"If you come into a room and start talking to him without calling his name, does he usually look up and pay attention to you?" "no"

"Does he ever use odd phrases or say the same thing over and over in almost exactly the same way (either phrases that he hears other people use, or ones that he makes up)?" "yes"

"Does he ever have complicated movements of his whole body, such as spinning or repeatedly bouncing up and down" "yes" (they don't have a "basically constantly" option)

The master plan to be debt free is coming into place…

Failure is not a single, cataclysmic event. You don't fail overnight. Instead, failure is a few errors in judgement, repeated every day.
— Jim Rohn

Sometimes it's harder to be honest with yourself, than it is to be with others.

Ever since 18, when I began living independently, I learned a lot about putting myself in financial peril the hard way. Between numerous (likely actionable) missteps by employers when compensating me in my earlier years, misuse of credit, failure to plan ahead for my savings, failure to pay my bills timely, failure to stay organized, failure to file taxes timely and keep proper accountings of things, and unexpected expenses, I've put myself in quite a perilous place.

I make more myself than the average income of my neighborhood. But a few months ago, I was so far behind on my bills I was struggling to keep the lights on, and was only weeks from foreclosure. I didn't want to talk about it. I still don't. You write hardship letters to banks, and you don't know what to say. It's not like I lost an arm in a machine shop and lost my income, I made a ton of poor choices, poor organizational planning, and didn't keep track of what bills I was paying and when they were due. I was often a month behind on all my bills. I had only $500 in savings. When unexpected expenses came up, no way I was going further in debt, but I always thought "I can pay this, I have money in the bank!" and then a week later, I was all "oh crap, I forgot to pay DTE. That's why my power just went out.".. yeah.

2 years ago I locked all my revolving credit cards except a small $300 limit one for emergencies in a firesafe. I haven't touched them since. I cut my debts in half by focusing my efforts on paying those down as aggressively as possible. But I wasn't keeping track of things well, and more than a few times got more aggressive than I should have, and put money toward debt retirement I should have put toward normal bills. Obviously this was an untenable plan. I sat down and realized if I didn't put some serious math toward things and figure out a plan, I'd lose everything I worked for, and worst – continue to work my ass off and have nothing to show for it. I'd get massive bonuses, and dump them into paying bills.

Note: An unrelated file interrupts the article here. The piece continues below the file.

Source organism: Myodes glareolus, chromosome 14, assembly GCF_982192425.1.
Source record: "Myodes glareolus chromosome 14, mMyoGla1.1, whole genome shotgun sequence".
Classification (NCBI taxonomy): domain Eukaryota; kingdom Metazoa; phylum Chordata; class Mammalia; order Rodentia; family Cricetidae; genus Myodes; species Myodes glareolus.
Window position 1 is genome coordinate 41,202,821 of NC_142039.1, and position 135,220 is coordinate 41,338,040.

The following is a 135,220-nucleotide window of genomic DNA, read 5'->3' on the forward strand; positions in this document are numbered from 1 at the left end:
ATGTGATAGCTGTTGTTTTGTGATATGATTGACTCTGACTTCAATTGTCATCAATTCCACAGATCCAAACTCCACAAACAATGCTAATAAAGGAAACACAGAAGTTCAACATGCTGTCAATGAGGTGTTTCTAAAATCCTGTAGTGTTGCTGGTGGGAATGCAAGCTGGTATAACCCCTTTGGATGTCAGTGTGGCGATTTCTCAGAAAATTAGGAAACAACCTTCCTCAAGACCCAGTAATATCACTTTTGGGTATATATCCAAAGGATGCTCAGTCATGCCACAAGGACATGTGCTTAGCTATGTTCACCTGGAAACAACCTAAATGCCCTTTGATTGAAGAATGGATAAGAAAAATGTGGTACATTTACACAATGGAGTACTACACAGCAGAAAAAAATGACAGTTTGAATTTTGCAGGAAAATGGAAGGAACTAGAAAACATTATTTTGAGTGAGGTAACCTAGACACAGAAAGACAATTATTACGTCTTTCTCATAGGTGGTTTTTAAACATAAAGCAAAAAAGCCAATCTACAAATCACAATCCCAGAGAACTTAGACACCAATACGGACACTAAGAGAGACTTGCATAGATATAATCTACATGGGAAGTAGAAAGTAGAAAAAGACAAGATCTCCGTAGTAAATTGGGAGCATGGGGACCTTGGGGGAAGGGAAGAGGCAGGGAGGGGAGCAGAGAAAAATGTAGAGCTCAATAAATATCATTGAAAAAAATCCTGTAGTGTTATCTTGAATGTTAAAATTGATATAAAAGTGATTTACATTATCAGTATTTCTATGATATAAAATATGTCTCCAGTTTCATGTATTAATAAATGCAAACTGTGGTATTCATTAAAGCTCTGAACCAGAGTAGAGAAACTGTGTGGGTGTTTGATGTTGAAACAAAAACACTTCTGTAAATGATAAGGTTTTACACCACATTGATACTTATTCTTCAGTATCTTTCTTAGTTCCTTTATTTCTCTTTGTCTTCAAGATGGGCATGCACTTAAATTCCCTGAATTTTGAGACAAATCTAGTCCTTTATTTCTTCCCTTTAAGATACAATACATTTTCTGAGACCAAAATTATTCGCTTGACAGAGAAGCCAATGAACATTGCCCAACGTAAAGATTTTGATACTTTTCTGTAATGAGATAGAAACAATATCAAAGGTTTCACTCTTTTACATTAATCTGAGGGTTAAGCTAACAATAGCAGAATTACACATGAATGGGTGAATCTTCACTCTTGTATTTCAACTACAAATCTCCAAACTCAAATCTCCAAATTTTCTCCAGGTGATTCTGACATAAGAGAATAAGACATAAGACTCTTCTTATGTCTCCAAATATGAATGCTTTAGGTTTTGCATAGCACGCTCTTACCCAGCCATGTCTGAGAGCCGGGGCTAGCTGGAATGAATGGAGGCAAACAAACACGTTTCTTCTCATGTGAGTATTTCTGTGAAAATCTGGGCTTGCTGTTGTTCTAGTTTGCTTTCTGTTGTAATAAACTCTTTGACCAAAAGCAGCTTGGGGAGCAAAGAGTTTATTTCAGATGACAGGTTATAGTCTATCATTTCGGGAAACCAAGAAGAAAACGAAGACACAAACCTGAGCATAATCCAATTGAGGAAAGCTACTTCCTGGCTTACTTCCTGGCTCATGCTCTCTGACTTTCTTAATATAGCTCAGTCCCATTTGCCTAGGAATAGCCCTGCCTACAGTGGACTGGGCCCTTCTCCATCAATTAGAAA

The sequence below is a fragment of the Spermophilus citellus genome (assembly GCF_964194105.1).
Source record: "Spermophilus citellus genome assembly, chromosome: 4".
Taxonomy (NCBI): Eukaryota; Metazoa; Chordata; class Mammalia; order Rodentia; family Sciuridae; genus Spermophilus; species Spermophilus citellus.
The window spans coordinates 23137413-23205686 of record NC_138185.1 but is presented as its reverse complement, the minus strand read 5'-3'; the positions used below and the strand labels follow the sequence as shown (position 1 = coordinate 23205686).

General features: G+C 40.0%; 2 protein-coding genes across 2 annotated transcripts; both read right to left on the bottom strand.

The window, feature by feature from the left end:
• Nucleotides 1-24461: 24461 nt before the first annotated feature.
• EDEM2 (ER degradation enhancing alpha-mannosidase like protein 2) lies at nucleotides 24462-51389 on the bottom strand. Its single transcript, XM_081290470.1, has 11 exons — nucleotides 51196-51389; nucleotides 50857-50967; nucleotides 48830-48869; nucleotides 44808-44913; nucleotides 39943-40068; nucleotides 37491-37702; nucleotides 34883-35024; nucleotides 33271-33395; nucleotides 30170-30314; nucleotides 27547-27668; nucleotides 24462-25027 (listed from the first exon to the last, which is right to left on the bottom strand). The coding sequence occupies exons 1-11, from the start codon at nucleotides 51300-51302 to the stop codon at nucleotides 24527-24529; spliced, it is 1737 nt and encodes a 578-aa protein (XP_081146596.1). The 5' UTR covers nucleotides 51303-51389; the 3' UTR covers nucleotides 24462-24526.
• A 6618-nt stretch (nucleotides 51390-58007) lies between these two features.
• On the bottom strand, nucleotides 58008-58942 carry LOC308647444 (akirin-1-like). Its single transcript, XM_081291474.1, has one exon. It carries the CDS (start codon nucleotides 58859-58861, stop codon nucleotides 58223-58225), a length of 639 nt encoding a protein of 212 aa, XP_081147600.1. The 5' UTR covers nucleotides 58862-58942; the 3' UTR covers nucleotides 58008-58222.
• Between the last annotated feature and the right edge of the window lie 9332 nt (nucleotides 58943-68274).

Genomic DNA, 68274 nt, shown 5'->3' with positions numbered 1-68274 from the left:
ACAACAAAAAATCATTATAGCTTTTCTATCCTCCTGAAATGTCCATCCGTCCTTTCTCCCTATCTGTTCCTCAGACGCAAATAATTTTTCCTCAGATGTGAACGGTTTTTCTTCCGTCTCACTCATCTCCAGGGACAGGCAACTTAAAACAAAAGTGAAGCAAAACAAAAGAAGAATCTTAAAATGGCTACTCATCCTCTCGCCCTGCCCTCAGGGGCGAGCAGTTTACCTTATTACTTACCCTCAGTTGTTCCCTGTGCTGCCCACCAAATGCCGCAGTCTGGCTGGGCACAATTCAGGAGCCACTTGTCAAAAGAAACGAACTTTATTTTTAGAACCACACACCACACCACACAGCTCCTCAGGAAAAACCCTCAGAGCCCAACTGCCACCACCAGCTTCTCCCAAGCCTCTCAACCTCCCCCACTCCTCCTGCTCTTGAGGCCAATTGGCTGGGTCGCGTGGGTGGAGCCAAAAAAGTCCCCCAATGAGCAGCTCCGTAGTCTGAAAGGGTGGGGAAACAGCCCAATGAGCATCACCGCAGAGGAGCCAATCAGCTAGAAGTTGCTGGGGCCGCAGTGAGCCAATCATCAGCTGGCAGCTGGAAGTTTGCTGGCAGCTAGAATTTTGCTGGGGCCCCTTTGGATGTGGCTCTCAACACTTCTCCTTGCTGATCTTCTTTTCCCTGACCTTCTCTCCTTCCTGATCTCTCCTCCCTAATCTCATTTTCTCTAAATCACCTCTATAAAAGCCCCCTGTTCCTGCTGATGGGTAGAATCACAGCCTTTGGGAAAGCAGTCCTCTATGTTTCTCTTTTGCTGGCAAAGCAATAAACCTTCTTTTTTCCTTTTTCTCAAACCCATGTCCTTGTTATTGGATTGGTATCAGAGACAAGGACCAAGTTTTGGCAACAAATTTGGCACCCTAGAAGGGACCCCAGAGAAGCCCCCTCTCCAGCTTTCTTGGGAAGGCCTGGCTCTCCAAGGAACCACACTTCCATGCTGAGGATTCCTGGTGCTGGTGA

I realized between jacked up penalty interest rates as high as 30% on balances as high as $5,000, and late fees, that my previously affordable plans had become a massive mess of unpayable penalties. I was getting kicked when I was down from every possible direction, and was liable every month for more than I made, despite the plans being affordable only months before. When you fail to pay one card, all the other cards take notice. They crank your limits down, they jack up your interest, and when you pay late on them, WHAM, 15% revolving interest just became 30%. Your budget to pay this card off in 3 years? No longer makes the monthly minimum payment anymore, which by the way  now has a $35 late fee.

After putting my head around every bill I was past due on, every revolving credit line I have, and the rare few collections I had, I realized I need a comprehensive plan. And then my car insurance doubled. WTF.

Today I got the fedwire transfer from a massive 401k loan (at 4something% interest). My first impulse when I saw the amount in my bank, combined with my biweekly paycheck, was to run to tijuana and say screw it all. But of course,  my debt will be 100% paid off in 5 years, and I'll save thousands in interest. The money I'm saving will be going directly into savings to cover rainy day funds, and my goal is to build up 3-6 months of pay in buffer money, as the financial folks always recommend.

I know 401k loans can be risky, but I read the risk carefully, and fully understand what I'm doing. By doing this, I've saved literally $500 a month in late fees, excessive interest, and other costs. That will obviously help when it comes to savings. I'm going to leverage the situation to try to refinance my horrid sub-prime 8.25% mortgage (shouldn't be hard, they said I could before if I were caught up in payments (as of tomorrow, I will be current to 4/1/2013 – I am current on mortgage payments on day 1 of the month for the first time in 3 years!) it's not like my debts disappeared, they just all went into one place). I see the light at the end of the tunnel.

And esurance cut my insurance rates in half for the same coverage. So there's another $150 a month I can put toward savings. EXCELLENT.

And when I have a buffer, I can safely put all my bills on autopay, and never screw them up again.

Things are coming together nicely! For the first time in 3 years, I'm looking forward to opening quicken, my online banking, and I'm feeling better about answering numbers I don't recognize on my cell phone. My credit score dropped 200 points this year. It's at 550. I have a long ways to go, but I'll get there. I can do this.